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Letter: The odor of corporate welfare

It is with some embarrassment that I confess to a finicky palate. Cuisine that friends find delightful occasionally prompts in myself the urge to retch. Smell is, of course, a crucial factor. The aromas wafting from certain open kitchens in summer nigh suffice to knock me off my bicycle. Lends to amazement that canines, with noses thousands of times superior, rejoice in the most repulsive fragrances. It seems that what smells good depends largely upon familiarity.

So it is with the Hormel deal. As with the Vikings’ arrangement, the only reason it doesn’t stink is because we have become accustomed to the odor. It may indeed be the way business is done these days (leaving the city little choice), but praise of the deal’s virtues seems to conveniently sidestep full accounting of the corporate welfare entailed. Only councilman Ron Christianson alluded to the cooperation and cost of the roadwork required to tailor the property to the recipient.

While most employees to come will prove assets to the community, there was scant mention of the small but significant number of dysfunctional sorts the industry has previously drawn, and the subsidies their accommodation required from older neighborhoods, police and schools. Praising the company’s role as job creator should have also drawn note of termination of their contract with West Central Industries for recycled/refurbished pallets, parsimoniously done to secure modest savings per unit.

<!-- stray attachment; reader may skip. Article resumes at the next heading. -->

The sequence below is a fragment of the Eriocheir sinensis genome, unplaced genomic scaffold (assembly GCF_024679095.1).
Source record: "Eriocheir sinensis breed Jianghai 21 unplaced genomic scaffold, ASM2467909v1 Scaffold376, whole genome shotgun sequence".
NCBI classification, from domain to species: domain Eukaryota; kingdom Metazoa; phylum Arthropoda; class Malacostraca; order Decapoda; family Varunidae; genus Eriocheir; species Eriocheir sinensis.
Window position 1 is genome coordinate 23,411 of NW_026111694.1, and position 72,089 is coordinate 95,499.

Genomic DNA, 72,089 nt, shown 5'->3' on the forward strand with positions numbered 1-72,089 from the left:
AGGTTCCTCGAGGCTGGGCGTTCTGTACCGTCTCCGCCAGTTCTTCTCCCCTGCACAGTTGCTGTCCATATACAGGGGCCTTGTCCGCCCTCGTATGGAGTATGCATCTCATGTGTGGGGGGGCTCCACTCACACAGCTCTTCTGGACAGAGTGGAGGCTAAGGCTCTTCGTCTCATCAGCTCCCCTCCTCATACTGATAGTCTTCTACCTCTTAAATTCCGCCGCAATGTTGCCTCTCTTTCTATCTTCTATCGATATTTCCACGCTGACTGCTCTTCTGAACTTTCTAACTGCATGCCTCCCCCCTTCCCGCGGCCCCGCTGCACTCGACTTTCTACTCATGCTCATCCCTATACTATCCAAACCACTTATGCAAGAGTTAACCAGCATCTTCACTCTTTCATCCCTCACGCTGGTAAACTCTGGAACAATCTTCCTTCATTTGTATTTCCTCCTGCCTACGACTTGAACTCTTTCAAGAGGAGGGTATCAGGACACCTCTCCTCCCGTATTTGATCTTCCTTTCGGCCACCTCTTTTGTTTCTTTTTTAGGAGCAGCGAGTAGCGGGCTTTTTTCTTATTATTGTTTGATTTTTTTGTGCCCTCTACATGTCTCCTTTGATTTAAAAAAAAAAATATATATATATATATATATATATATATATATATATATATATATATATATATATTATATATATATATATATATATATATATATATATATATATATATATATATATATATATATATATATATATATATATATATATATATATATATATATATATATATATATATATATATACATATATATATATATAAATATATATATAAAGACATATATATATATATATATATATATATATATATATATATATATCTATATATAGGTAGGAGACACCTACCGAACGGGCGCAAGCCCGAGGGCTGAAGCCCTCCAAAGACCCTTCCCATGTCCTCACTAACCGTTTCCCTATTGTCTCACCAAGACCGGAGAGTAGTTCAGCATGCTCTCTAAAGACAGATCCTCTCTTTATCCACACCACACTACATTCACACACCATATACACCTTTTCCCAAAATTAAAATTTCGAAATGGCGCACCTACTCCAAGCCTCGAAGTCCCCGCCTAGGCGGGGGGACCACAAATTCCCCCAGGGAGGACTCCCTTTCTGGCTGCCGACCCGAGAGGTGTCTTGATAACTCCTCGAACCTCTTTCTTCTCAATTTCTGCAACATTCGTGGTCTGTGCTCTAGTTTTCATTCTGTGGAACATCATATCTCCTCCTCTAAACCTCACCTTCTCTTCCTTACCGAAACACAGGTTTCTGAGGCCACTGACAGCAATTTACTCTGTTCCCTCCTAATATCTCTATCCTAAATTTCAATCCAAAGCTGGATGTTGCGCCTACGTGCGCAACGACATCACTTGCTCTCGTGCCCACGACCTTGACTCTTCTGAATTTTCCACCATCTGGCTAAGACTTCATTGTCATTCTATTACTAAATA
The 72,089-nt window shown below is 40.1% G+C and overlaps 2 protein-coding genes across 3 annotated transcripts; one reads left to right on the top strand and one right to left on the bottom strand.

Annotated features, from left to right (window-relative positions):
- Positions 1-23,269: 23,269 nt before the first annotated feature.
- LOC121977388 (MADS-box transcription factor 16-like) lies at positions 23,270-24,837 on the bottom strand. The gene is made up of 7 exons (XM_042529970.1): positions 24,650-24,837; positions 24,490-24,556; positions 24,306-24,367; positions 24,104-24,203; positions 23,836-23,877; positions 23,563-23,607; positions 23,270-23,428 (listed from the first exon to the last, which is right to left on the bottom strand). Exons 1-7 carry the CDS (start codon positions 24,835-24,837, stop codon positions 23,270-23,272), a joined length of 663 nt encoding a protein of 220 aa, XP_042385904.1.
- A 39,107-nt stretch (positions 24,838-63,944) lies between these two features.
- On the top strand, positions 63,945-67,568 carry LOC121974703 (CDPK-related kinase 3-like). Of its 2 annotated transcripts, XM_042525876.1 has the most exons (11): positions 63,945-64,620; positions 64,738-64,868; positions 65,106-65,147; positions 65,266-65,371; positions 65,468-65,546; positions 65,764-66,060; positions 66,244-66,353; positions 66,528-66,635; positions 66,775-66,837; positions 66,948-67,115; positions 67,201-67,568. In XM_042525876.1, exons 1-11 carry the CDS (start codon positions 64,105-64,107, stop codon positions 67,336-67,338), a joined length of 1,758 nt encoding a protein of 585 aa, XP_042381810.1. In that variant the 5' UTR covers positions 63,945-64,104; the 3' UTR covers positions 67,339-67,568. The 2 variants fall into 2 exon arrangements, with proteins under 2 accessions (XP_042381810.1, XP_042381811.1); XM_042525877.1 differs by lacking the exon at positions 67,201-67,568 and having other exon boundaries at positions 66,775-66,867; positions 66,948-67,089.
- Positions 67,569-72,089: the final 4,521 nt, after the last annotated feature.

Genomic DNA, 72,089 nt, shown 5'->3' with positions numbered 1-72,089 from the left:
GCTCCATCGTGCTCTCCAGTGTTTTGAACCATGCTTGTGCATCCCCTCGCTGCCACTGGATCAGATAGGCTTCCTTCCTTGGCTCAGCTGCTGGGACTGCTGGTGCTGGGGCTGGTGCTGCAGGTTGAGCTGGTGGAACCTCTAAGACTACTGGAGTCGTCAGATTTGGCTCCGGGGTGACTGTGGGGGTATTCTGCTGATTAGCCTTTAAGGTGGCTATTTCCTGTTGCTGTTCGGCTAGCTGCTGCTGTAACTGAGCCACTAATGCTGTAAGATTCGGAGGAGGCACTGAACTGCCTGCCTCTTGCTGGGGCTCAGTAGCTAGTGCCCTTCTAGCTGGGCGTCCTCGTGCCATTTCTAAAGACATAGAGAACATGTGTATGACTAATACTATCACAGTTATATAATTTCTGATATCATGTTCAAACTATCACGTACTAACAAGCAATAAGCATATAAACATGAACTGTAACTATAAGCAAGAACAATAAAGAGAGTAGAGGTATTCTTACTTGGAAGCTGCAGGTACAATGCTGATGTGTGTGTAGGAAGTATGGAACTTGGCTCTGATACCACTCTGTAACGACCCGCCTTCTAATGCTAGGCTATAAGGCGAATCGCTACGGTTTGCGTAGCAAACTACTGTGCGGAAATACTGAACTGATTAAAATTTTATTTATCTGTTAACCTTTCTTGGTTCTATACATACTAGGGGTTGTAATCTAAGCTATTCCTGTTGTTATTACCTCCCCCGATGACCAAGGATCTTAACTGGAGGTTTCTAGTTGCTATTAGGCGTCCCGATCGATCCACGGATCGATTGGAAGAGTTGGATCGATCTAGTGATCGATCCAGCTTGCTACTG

There is something odd to this notion of “compensating good.” One rarely hears the chamber of commerce insisting that good citizens/customers should feel themselves entitled to similar “five-finger discounts” as incentives for additional self-interested patronage.

Decades ago it was common to hear that welfare exists for those who truly need it. Those able to do without it, though eligible, were solicited to forgo whatever portion they might as a matter of self-respect.

Wouldn’t it be grand if Hormel would look itself in the mirror and say, “Gosh, that welfare package was really nice, but we really didn’t need it, so let’s give at least a quarter-million bucks to, say, Music Matters!” Such a turn would be a true air-freshener.

Fred Cogelow